As the longest U.S. government shutdown in history plays out on TV commercials across the nation, it doesn’t appear tourism officials have experienced much trepidation as cruise ships begin heading back into port — perhaps they’re feeling so confident a few zeroes won’t be added to the tourism tax.
The tourism industry has made federal lawmakers and President Trump aware it will pick up the slack if the economy deals another blow. According to the Destination Marketing Organization in Washington, DC, which tracks demand for travel to the U.S., 58 percent of respondents said they didn’t plan to cancel their travel plans to the U.S. during the shutdown and nearly 84 percent said that the shortened federal government period could actually increase the appeal of the U.S. to travel and tourism professionals.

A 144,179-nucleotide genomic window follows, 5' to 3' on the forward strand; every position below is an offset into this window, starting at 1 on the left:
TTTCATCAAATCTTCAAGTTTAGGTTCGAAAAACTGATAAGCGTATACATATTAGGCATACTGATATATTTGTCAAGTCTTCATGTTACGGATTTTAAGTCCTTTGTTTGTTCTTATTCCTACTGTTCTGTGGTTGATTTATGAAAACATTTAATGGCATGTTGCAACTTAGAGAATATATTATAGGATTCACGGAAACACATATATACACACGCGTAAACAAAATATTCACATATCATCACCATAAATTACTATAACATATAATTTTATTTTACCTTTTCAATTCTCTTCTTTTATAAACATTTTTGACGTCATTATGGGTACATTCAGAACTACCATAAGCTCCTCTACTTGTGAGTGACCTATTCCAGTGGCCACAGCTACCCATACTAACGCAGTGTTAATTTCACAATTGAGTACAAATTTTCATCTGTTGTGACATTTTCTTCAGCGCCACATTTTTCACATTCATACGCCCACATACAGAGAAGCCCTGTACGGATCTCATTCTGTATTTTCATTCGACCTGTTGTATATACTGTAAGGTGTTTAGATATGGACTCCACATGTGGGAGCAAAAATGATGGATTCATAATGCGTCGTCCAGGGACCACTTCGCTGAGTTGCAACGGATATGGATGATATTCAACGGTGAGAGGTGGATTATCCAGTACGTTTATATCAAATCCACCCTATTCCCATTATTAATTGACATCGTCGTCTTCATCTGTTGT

The DMO polled its 45,000 members and their clients and more than half said the partial government shutdown has at least created an opportunity for them to showcase the country to tour operators. More than two-thirds said that the reduced availability of government agencies would give them additional opportunities to showcase the U.S. to their clients.
“It’s striking how many DMOs are leveraging these events to attract more business to the U.S., including new travel and tourism clients,” the DMO said in its survey results.
Right on cue, more than 2 million tourists flocked to the U.S. in March and they came from more than 93 countries, according to DMO survey results. The U.S. added 43 new nations as destinations, with China leading the charge and “bolstering” 43 percent of arrivals, followed by Thailand with 33 percent, Germany with 26 percent and Canada with 20 percent.